|Rev3 9/11 Remembrance|
Swim (58:41): The swim was a mass-start for all age-groupers with pro men and pro women going off in separate waves roughly 15 minutes and 10 minutes ahead of us. I wasn't too sure of the swim course because it was an awkard looping course, but the plan was not to lead the swim and I had hoped whoever was leading would know what to do.
|Exiting Lake Erie|
So onto the swim. The gun went off and we all started thru the muck. It was a mixture of high-steps, dolphin dives, and akward strokes but clear water was near. There was one guy who got away but I wasn't concerned. I was not going to spike the HR to catch up so I just sat in a chase group of four as we worked from buoy to buoy. We crossed the first lap and I had a chance to look at my watch - 27:20 - ok right on pace. Lap 2 was more of the same, and the name of the game was energy conservation. It was dead easy just how an IRONMAN age-group swim should be. I exited the water and I looked down to see 57:55 on my watch - perfect.
T1: Running into transition I was able to see that super-star age-grouper Jay McCurdy was also in the swim pack of four I was in. He was my best competition and I knew that he would be a good guy to keep an eye on.
Bike (4:51:44): The Rev3 Cedar Full-Rev bike course was similar to Louisville and Wisconsin, but didn't have any major climbs. The goal of the bike was just to ease into the bike and make the bike the easiest bike ride I have had all year. 99% of all age-group athletes swim way too hard, and then they bike way too hard, only to melt on the run. There would be no melting today and I was firm in sticking to my simple rule of thumb - "if you can't smile then you are going to hard."
|One of the Few Climbs on the Course|
The whole bike was rather uneventful and before you knew it I was rolling in back to transition side-by-side Jay. We had kept each other in our sites the entire ride and switched the lead maybe 30 or so times.
T2: I had now idea how big our lead was to third, but I knew that Jay was a fast runner and that was enough to worry about for me. There was no time to waste so I grabbed a one-pound bag of gummy bears, my garmin, and a red bull. I cracked the red bull and slammed about half of it and exited the tent just ahead of Jay.
Run (3:08:20): The Cedar Point Full-Rev course consists of a relatively flat 2-loop course with little shade to escape the sun. My plan was just to stay focused and hold a comfortable pace with good form. Immediately I fired up the Garmin and when it finally came online I was awarded with a sustainable 6:55 pace.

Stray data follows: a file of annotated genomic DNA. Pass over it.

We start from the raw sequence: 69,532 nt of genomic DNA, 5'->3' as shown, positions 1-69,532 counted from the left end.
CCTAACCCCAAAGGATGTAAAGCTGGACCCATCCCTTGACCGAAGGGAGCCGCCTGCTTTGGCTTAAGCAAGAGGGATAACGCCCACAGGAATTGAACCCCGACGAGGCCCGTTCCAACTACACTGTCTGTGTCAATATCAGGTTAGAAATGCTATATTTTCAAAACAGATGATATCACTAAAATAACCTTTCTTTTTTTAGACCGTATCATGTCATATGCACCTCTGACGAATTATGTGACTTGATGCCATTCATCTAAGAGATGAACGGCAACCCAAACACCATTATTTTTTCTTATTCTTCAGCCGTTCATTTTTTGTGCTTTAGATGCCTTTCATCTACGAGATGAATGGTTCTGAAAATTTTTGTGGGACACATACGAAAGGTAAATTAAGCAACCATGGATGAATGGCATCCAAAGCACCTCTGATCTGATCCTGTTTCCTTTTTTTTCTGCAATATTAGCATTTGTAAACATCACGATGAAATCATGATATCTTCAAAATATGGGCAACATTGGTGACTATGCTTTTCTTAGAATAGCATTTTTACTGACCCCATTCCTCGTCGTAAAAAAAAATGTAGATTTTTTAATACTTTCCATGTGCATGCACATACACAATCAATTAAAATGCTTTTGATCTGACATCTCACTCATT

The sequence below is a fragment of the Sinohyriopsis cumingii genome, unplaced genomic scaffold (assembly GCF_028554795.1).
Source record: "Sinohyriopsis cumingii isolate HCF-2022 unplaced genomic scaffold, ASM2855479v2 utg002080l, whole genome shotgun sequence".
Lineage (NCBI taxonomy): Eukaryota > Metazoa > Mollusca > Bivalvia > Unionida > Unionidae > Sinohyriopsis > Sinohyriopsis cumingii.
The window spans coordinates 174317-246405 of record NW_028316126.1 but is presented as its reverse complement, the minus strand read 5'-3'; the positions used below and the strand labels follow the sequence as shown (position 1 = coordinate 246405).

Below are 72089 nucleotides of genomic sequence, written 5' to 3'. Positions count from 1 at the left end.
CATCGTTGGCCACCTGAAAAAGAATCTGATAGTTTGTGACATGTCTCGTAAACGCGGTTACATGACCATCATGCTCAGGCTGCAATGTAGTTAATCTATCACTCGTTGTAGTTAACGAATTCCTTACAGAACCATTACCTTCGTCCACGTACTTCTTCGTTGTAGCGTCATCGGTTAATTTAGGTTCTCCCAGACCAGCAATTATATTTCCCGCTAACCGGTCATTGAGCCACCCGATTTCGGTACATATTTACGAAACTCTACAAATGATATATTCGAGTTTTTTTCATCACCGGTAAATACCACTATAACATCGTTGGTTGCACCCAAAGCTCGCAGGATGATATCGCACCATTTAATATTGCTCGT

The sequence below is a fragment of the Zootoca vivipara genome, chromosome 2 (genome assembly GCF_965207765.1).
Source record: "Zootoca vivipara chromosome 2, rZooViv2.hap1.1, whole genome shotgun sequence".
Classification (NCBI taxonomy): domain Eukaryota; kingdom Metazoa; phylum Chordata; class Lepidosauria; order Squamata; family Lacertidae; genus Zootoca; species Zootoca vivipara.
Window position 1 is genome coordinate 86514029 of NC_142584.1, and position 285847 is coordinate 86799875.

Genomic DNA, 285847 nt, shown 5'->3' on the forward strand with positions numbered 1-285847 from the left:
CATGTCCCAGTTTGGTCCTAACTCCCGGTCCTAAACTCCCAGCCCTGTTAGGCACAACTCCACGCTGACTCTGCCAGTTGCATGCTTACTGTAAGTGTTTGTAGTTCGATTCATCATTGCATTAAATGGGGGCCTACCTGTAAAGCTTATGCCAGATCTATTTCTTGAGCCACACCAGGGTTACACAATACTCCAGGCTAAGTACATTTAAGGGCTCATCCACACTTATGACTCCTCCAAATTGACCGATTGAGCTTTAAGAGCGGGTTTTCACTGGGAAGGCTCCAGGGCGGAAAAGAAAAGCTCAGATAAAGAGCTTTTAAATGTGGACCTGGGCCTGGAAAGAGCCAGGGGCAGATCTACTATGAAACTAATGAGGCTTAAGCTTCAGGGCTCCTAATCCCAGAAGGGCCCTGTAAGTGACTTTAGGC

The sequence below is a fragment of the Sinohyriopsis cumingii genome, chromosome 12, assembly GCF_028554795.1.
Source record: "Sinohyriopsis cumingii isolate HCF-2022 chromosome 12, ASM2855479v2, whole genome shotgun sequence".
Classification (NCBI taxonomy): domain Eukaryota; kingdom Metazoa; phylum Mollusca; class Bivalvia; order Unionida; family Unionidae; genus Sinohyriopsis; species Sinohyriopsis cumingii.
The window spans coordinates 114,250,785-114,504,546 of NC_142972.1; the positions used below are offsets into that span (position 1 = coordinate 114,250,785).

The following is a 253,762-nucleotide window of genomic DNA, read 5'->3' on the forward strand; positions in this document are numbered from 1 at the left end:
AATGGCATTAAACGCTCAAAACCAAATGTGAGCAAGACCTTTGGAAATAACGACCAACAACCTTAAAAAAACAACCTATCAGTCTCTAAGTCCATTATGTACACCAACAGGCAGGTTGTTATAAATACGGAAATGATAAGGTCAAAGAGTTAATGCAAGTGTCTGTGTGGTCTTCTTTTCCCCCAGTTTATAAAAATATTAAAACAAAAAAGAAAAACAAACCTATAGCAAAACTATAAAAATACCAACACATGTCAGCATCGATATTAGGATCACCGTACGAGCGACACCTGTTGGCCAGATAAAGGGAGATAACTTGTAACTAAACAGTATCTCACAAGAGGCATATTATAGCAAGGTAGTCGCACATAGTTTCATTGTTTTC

Now usually I have this "walk every 3rd aid station policy" due to overheating, but today I had no such luxury. With Jay roughly 15 seconds back at mile 4 there was no time for walking and cooling off. Instead I continued on at comfortable but aggressive 7:10 pace and just hoped I didn't melt.
At mile #7, I was relieved to know that I had roughly 52 seconds on Jay and I had over 7 minutes on third. By mile #9 my lead had stretched to 56 seconds and roughly 7:30 on third. I got to the turnaround and passed the final female pro in the race. Splits were up to 2:20 on Jay and third was no longer a contender.
For nutrition I stuck to my miracle worker - cola - but later in the race it wasn't enough so I started adding Gatorade as well. It was warm but it wasn't boiling out so a glass of water on the top of the noggin was all that was needed to keep cool.
During lap two I was waiting for the normal pace creep that seems to always happen in Ironman Marathons, but it never came. At mile 18-19 I had a little spot of maybe 30 seconds were I felt deflated but that quickly passed.
At mile #22 I got my final time check and my lead was down to 2:02. I knew that unless I absolutely melted that the race would be mine. Even though I accomplished all that I wanted to accomplish something about sub-9 still sounded nice so I threw out the untouched bag of gummies and set sail to try and bring it home.
At mile #25 I took one last look over my shoulder before I started the celebration. Sub-9 wasn't going to happen, but I had a smile on my face as I executed the perfect Ironman-distance race of my life. I grabbed a US flag right before the finish and crossed the line in 9:02:38 as the overall amateur winner of the 2011 Rev3 Cedar Point Full Rev. That 9:02:38 was good enough for 7th overall and would have netted me $1,750 if I had raced out of the pro field.
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